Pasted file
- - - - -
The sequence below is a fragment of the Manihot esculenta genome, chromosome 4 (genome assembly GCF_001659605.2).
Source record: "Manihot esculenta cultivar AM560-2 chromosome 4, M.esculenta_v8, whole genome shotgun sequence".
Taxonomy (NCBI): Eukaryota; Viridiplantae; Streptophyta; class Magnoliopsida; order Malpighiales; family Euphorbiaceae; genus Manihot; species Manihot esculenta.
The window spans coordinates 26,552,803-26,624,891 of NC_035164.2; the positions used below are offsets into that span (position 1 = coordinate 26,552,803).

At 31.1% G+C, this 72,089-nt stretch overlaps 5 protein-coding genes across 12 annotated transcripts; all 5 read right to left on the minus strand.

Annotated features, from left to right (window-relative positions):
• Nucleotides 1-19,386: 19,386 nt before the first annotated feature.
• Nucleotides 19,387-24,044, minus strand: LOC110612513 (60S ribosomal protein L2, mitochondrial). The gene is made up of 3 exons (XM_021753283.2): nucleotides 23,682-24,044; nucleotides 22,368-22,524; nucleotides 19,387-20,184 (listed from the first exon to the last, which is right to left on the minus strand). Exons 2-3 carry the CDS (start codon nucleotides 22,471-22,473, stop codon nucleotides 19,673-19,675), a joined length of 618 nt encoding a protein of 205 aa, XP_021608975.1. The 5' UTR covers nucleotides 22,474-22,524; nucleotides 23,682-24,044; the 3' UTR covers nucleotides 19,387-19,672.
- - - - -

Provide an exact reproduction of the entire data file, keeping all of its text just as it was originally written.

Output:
The sequence below is a fragment of the Manihot esculenta genome, chromosome 4 (genome assembly GCF_001659605.2).
Source record: "Manihot esculenta cultivar AM560-2 chromosome 4, M.esculenta_v8, whole genome shotgun sequence".
Taxonomy (NCBI): Eukaryota; Viridiplantae; Streptophyta; class Magnoliopsida; order Malpighiales; family Euphorbiaceae; genus Manihot; species Manihot esculenta.
The window spans coordinates 26,552,803-26,624,891 of NC_035164.2; the positions used below are offsets into that span (position 1 = coordinate 26,552,803).

At 31.1% G+C, this 72,089-nt stretch overlaps 5 protein-coding genes across 12 annotated transcripts; all 5 read right to left on the minus strand.

Annotated features, from left to right (window-relative positions):
• Nucleotides 1-19,386: 19,386 nt before the first annotated feature.
• Nucleotides 19,387-24,044, minus strand: LOC110612513 (60S ribosomal protein L2, mitochondrial). The gene is made up of 3 exons (XM_021753283.2): nucleotides 23,682-24,044; nucleotides 22,368-22,524; nucleotides 19,387-20,184 (listed from the first exon to the last, which is right to left on the minus strand). Exons 2-3 carry the CDS (start codon nucleotides 22,471-22,473, stop codon nucleotides 19,673-19,675), a joined length of 618 nt encoding a protein of 205 aa, XP_021608975.1. The 5' UTR covers nucleotides 22,474-22,524; nucleotides 23,682-24,044; the 3' UTR covers nucleotides 19,387-19,672.